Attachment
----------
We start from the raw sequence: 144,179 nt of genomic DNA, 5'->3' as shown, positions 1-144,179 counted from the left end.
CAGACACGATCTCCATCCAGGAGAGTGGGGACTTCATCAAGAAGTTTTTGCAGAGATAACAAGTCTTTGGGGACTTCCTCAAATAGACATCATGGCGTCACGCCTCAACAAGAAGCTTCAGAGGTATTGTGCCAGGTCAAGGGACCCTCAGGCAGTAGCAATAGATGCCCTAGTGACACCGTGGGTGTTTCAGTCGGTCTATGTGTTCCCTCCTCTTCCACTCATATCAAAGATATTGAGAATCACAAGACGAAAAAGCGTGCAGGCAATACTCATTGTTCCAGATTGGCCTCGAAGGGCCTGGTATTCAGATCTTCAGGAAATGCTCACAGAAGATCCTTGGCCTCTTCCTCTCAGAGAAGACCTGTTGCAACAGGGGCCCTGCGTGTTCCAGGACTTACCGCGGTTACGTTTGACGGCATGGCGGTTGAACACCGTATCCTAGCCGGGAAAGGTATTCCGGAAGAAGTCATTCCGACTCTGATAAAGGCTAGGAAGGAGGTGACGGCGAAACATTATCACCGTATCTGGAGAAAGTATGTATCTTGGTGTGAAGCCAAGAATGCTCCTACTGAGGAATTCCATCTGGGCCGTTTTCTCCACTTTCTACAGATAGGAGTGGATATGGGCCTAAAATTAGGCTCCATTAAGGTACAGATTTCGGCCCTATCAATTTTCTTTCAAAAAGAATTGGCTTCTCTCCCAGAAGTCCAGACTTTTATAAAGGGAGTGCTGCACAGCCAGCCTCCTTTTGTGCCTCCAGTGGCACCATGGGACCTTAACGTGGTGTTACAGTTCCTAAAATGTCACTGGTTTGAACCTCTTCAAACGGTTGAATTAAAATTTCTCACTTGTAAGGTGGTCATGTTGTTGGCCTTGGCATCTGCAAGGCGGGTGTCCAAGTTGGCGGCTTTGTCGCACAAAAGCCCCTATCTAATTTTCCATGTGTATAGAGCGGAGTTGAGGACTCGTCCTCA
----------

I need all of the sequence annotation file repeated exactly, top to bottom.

We start from the raw sequence: 144,179 nt of genomic DNA, 5'->3' as shown, positions 1-144,179 counted from the left end.
CAGACACGATCTCCATCCAGGAGAGTGGGGACTTCATCAAGAAGTTTTTGCAGAGATAACAAGTCTTTGGGGACTTCCTCAAATAGACATCATGGCGTCACGCCTCAACAAGAAGCTTCAGAGGTATTGTGCCAGGTCAAGGGACCCTCAGGCAGTAGCAATAGATGCCCTAGTGACACCGTGGGTGTTTCAGTCGGTCTATGTGTTCCCTCCTCTTCCACTCATATCAAAGATATTGAGAATCACAAGACGAAAAAGCGTGCAGGCAATACTCATTGTTCCAGATTGGCCTCGAAGGGCCTGGTATTCAGATCTTCAGGAAATGCTCACAGAAGATCCTTGGCCTCTTCCTCTCAGAGAAGACCTGTTGCAACAGGGGCCCTGCGTGTTCCAGGACTTACCGCGGTTACGTTTGACGGCATGGCGGTTGAACACCGTATCCTAGCCGGGAAAGGTATTCCGGAAGAAGTCATTCCGACTCTGATAAAGGCTAGGAAGGAGGTGACGGCGAAACATTATCACCGTATCTGGAGAAAGTATGTATCTTGGTGTGAAGCCAAGAATGCTCCTACTGAGGAATTCCATCTGGGCCGTTTTCTCCACTTTCTACAGATAGGAGTGGATATGGGCCTAAAATTAGGCTCCATTAAGGTACAGATTTCGGCCCTATCAATTTTCTTTCAAAAAGAATTGGCTTCTCTCCCAGAAGTCCAGACTTTTATAAAGGGAGTGCTGCACAGCCAGCCTCCTTTTGTGCCTCCAGTGGCACCATGGGACCTTAACGTGGTGTTACAGTTCCTAAAATGTCACTGGTTTGAACCTCTTCAAACGGTTGAATTAAAATTTCTCACTTGTAAGGTGGTCATGTTGTTGGCCTTGGCATCTGCAAGGCGGGTGTCCAAGTTGGCGGCTTTGTCGCACAAAAGCCCCTATCTAATTTTCCATGTGTATAGAGCGGAGTTGAGGACTCGTCCTCA